Aphasia took center stage on Wednesday after actor Bruce Willis announced he has the condition, but it’s something Julius Frederickson has been familiar with for years.
As director of the aphasia lab and principal investigator at the University of South Carolina’s Center for the Study of Aphasia Recovery (C-STAR), Fredrickson and a team of researchers have spent years trying to help people with the condition. In fact, the lab was in the middle of a five-year, $12.5 million study on two methods of recovery and their efficacy.
“We are one of the three largest aphasia centers in the world,” Fredrickson said. “We are certainly one of the highest funded groups in the world.”
What is aphasia?
Aphasia usually occurs due to strokes. This communication disorder, which affects approximately 30% of stroke survivors, results from a brain injury that affects the patient’s ability to speak, listen, read and write. The severity of aphasia can range from very mild symptoms, such as coming out with the correct words when speaking, to very severe problems such as difficulty understanding and speaking.
Fredrickson said the Midlands area of South Carolina has one of the highest rates of stroke in the country.
“South Carolina is one of the ideal places to do this research because the stroke rate is so high,” he said.
Aphasia lab studies aim to improve communication function after stroke. Anyone who has had a stroke and is now having difficulty communicating is eligible for his research. According to the lab’s website, the research enables stroke survivors to receive an MRI that will be available to them upon request. Participation in the research is also free.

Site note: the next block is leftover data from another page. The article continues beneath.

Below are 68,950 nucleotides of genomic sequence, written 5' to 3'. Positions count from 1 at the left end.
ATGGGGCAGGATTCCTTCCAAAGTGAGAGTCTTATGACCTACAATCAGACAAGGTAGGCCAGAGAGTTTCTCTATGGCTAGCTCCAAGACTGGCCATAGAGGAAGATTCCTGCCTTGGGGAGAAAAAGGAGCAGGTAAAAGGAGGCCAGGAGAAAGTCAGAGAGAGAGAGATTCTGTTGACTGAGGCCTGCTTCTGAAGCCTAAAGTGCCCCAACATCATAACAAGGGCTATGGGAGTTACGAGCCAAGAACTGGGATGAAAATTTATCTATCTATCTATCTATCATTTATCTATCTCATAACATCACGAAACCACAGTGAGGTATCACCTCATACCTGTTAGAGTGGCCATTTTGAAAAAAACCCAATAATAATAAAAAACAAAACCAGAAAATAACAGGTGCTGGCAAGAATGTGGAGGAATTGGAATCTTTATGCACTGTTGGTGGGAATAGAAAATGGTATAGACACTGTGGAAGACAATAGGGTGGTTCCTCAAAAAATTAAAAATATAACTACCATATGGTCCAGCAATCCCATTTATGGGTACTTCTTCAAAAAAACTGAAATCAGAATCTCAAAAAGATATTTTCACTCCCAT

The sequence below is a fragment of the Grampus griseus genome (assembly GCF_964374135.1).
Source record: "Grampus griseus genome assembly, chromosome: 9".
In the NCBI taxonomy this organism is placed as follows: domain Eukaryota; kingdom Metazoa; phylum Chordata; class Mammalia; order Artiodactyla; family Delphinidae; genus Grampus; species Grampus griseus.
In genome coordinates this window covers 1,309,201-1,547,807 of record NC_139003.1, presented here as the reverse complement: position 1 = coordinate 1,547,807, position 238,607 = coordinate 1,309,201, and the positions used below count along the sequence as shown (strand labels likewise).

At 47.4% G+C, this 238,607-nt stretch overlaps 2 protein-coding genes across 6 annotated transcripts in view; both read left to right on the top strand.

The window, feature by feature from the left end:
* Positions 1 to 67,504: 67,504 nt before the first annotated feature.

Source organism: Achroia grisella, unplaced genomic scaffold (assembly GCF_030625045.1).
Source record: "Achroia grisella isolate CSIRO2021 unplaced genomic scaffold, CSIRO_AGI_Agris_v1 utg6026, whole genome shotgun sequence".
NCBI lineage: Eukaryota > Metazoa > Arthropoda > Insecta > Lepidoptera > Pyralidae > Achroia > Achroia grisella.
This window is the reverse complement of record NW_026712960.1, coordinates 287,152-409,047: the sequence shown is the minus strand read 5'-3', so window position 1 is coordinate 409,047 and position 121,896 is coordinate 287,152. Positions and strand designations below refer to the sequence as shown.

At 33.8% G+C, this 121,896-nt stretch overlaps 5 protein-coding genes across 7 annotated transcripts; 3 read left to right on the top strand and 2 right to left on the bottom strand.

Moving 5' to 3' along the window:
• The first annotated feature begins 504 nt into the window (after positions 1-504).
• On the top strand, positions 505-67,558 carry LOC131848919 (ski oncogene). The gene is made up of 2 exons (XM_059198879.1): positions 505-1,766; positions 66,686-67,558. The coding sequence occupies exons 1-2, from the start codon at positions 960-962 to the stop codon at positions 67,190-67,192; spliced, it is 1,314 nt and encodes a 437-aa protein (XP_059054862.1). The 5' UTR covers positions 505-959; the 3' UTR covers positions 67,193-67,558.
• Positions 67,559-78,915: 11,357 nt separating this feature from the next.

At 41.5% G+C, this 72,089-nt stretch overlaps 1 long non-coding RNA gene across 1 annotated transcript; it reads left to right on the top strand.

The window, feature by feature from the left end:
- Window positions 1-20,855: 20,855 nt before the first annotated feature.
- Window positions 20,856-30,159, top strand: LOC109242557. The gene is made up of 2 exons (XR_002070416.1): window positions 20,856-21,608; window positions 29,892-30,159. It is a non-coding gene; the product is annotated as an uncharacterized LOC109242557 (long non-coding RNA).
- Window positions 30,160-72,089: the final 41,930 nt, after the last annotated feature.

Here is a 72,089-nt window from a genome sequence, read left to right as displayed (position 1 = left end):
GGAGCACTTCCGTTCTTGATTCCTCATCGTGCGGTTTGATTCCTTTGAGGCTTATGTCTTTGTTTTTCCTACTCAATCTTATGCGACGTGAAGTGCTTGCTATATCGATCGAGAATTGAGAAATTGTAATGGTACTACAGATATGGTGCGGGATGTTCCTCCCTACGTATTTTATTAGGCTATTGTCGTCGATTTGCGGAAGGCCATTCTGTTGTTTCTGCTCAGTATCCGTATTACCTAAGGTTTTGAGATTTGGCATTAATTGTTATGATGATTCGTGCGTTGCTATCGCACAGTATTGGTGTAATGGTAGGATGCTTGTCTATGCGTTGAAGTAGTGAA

In 2016 Fredrickson won a $11.2 million grant from the National Institute on Deafness and Other Communication Disorders — one of the largest research grants USC has ever seen. Fredrickson authorized the creation of C-STAR under the Aphasia Lab umbrella. .
From 2016 to 2020, the team of researchers used the grant to better understand the individual responses and recovery of stroke patients with acute or chronic aphasia. Their projects have included identifying factors that predict individual responses to different treatments, providing aphasia therapy and electrical brain stimulation to new patients to improve the brain’s recovery environment, combining brain imaging with primary testing to accurately predict expected recovery and comparing neuropsychological models of speech and language in people who have not experienced a stroke or injury. For those who recover.
The researchers are currently in the middle of the second, five-year study phase, thanks to another $12.5 million in funding grants. They have expanded their work to include two new clinical trials and two major projects.
One trial was to test whether tele-rehabilitation – rehabilitation performed at a distance – is as effective as in-person rehabilitation for aphasia.
The second trial was testing whether the antidepressant escitalopram improves early recovery from aphasia in patients who have recently had a stroke.
Both projects used artificial intelligence to predict stroke recovery, based on brain health and an understanding of how language takes root in the brain.
“We’re trying to translate science into clinical practice,” Fredrickson said. “We’re trying to figure out how to make the brain heal itself.”
This story was originally published March 31, 2022 10:13 am.